Film Review: Mistaken for StrangersFunny and self-effacing doc says more about its maker's insecurities than the rock tour it chronicles.
Less a rock-doc than a surprisingly affecting look at sibling dynamics in a creative family where one brother is vastly more successful than the other, Tom Berninger's Mistaken for Strangers chronicles his experience on the road with his big brother Matt's band, The National. Offering enough behind-the-scenes material to attract that group's fans, the film also benefits from Berninger's willingness to show, in one episode of comic irresponsibility after another, why he hasn't turned his own artistic talents into a sustaining career. While the resulting doc remains a niche film commercially, its niche is broader than that of the average band-on-tour film.
Those expecting a performance film will be disappointed: While such popular songs as "Fake Empire" do make appearances here, Strangers eschews start-to-finish performances in favor of short onstage montages capturing the flavor of live shows without really documenting them.
The film is much more interested in what's going on backstage, at the hotel, and on the tour bus as seen through the eyes of someone who's simultaneously insider and outsider: Though Tom Berninger has little affinity for his brother's's music (he's "more of a metalhead") and appears never to have done this kind of work, Matt hires him as roadie for the band's world tour. His responsibilities are minor -- make sure the dressing room has towels and booze, get the musicians to stage on time -- but even these tasks get in the way of Tom's self-assigned role as tour documentarian. We watch as indulgence turns to exasperation, with the band's full-time staffers begging him to stop filming them and go do his job.
Tom develops onscreen as an endearing slacker, unable to submit to mundane chores when they conflict with his rock-and-roll fantasy. Being the frontman's brother, he rather understandably expects to be able to enjoy the perks of stardom; trouble is, the actual musicians are much more serious about their work than he is. Far from indulging in John Bonham-style decadence, Matt Berninger and his bandmates (with the possible exception of drummer Bryan Devendorf) are shown as professionals who don't have time to accommodate the newbie's misbehavior. Things begin to go south when, at a Los Angeles show whose attendees include Werner Herzog, Tom loses the guest list and strands VIPs outside the venue.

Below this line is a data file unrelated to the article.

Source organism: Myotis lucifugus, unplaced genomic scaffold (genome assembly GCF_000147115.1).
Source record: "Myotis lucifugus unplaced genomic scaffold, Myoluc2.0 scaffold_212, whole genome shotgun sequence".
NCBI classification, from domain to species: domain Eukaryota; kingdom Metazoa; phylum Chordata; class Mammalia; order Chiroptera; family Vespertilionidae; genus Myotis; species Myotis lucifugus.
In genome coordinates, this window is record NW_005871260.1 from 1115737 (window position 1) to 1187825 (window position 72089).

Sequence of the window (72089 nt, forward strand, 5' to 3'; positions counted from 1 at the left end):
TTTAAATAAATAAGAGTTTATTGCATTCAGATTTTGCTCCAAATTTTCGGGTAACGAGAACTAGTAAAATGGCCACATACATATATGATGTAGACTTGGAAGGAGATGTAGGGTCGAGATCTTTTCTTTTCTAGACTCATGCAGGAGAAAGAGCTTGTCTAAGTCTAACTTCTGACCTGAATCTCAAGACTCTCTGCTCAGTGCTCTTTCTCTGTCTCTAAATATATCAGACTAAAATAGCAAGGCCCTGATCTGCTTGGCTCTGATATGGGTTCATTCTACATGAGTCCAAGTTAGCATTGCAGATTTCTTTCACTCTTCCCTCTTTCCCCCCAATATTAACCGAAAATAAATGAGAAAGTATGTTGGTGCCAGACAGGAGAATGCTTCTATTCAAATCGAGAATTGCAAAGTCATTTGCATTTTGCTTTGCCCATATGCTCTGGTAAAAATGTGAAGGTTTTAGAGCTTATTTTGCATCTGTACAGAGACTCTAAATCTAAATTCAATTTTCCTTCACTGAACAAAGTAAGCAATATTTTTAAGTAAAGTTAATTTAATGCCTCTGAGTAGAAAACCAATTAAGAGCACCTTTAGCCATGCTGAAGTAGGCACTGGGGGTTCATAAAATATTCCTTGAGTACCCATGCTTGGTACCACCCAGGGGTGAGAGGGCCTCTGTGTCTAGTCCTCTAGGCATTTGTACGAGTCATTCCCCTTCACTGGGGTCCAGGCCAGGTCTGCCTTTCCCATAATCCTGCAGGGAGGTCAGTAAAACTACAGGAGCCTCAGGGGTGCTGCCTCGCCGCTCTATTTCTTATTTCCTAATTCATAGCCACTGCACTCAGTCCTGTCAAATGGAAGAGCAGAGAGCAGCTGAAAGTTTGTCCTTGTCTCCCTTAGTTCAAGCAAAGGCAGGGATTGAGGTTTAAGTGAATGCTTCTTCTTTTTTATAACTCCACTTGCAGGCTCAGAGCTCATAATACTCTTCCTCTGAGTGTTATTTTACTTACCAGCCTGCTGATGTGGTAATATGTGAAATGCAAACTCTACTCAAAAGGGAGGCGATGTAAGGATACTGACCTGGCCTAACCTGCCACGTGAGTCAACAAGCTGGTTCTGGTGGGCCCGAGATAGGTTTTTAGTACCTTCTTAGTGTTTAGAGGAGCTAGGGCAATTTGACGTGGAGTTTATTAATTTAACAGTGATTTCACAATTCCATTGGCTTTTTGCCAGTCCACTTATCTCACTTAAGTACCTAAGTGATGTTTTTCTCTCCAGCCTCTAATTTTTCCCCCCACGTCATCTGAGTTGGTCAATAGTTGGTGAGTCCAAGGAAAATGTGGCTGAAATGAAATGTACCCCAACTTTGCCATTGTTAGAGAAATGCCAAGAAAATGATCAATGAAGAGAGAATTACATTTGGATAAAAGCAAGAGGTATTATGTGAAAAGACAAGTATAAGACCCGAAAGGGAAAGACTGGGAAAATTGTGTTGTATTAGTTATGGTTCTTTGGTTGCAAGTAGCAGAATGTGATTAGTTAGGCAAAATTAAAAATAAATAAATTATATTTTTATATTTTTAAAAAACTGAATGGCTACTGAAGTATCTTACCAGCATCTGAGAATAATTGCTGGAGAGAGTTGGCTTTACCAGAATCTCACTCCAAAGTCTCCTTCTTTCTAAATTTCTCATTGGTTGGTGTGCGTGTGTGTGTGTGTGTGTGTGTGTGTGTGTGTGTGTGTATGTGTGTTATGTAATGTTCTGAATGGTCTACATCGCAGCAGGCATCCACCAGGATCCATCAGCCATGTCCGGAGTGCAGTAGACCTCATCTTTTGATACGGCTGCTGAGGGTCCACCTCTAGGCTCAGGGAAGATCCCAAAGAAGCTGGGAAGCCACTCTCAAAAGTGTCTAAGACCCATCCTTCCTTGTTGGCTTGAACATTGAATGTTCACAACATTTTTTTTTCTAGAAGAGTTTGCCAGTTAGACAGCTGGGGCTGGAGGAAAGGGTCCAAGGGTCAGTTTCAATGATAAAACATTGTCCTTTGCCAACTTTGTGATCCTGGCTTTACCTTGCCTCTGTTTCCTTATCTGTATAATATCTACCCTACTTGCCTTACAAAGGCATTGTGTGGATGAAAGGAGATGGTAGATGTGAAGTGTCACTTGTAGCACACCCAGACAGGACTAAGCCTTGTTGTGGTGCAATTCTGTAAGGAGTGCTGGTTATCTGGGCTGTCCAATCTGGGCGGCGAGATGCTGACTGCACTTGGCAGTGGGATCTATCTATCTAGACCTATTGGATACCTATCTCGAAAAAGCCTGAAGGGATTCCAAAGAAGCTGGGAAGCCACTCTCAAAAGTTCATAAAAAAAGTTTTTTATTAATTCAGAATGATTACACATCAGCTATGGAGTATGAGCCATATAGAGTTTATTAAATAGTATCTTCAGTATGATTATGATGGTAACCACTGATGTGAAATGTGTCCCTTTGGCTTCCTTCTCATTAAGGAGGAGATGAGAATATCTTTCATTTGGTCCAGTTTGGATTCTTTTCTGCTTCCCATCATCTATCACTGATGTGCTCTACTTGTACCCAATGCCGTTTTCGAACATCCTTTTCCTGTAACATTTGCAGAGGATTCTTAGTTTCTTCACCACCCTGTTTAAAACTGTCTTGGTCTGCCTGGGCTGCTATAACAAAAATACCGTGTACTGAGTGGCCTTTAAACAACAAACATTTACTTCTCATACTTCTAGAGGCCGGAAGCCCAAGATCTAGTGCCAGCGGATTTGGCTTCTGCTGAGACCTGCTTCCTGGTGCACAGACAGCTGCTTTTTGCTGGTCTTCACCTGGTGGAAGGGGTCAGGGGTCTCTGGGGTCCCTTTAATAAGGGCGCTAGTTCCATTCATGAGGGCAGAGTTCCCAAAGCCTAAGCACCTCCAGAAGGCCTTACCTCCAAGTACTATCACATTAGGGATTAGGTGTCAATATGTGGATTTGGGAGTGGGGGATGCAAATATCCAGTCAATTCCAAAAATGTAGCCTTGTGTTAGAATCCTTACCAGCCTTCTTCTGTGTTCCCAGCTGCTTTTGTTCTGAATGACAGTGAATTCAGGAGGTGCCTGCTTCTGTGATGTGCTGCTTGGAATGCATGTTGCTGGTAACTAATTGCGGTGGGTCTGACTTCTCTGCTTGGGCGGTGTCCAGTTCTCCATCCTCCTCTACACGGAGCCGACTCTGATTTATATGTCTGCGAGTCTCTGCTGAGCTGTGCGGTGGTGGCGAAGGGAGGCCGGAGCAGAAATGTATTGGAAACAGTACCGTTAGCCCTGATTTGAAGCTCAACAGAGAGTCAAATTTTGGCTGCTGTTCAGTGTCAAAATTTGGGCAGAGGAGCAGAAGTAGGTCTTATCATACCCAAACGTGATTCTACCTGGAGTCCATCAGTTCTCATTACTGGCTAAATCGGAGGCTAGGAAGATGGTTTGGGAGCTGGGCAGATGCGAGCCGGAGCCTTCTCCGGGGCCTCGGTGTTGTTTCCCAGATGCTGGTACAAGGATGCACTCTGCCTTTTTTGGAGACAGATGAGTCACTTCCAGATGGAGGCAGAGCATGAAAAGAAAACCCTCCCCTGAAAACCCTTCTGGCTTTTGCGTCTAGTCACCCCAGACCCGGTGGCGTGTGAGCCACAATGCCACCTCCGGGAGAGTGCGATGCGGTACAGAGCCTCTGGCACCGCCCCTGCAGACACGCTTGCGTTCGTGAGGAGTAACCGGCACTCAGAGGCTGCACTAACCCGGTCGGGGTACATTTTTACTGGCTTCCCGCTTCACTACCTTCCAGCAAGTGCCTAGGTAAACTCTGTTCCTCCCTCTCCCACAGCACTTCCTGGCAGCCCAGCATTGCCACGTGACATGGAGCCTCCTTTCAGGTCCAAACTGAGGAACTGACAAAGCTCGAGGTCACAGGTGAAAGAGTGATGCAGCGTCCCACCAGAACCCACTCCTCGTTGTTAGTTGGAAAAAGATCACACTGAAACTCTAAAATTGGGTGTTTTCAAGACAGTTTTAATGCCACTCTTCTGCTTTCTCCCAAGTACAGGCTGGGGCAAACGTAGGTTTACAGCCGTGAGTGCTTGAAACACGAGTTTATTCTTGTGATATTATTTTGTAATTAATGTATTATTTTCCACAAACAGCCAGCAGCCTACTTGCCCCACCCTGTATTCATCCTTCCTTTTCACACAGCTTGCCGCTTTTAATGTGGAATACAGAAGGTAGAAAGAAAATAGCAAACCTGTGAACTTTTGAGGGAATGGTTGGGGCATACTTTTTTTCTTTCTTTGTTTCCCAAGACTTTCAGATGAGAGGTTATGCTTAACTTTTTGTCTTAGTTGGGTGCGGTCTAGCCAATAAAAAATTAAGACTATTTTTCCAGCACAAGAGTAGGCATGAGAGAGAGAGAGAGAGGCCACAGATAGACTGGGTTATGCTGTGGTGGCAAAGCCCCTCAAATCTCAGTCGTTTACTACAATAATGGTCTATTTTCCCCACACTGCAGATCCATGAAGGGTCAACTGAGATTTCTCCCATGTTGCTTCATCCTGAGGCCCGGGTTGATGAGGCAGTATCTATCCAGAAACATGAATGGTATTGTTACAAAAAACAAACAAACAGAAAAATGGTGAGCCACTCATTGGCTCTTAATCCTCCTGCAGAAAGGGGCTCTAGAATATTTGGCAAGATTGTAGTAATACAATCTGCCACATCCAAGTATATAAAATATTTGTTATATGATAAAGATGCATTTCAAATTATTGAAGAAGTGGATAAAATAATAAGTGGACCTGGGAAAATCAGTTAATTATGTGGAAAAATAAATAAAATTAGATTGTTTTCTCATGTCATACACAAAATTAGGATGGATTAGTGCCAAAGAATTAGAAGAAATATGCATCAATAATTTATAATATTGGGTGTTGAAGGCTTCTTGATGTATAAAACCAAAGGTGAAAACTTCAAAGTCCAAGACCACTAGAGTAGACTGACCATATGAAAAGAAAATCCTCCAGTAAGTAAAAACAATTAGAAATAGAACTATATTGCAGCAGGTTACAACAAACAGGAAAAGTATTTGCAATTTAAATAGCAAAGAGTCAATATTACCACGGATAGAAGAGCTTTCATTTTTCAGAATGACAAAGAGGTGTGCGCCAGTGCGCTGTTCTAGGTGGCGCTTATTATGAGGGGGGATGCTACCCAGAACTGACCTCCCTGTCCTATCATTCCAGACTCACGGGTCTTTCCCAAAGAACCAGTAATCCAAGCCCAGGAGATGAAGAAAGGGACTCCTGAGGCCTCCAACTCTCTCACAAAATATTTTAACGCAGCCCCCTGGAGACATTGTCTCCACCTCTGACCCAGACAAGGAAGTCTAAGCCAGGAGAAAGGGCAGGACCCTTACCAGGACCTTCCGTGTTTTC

As both roadie and filmmaker, Tom loses his way -- Strangers becomes the story of a man whose family wants to support him as he struggles to do something with his life. In between Tom's moments of frank self-analysis, we see enough of his awkward approach to interviews -- asking the bandmates to feign moments of insight for the camera, posing questions that are either banal or have more to do with his own envy than with their career -- to understand how important Berninger's collaborators were in finding a thematic thread in all this scattershot material. Poignantly, Tom embraces that theme when it presents itself, reworking his footage to show himself in an unflattering light and acknowledge how much leeway his brother has given him. He closes the doc with a lovely bit of concert footage -- Tom trailing Matt as he ventures into the crowd, making sure the mike cord doesn't get tangled as the rock star emotes for his audience -- that distills this unusual case of sibling rivalry into a single lingering image.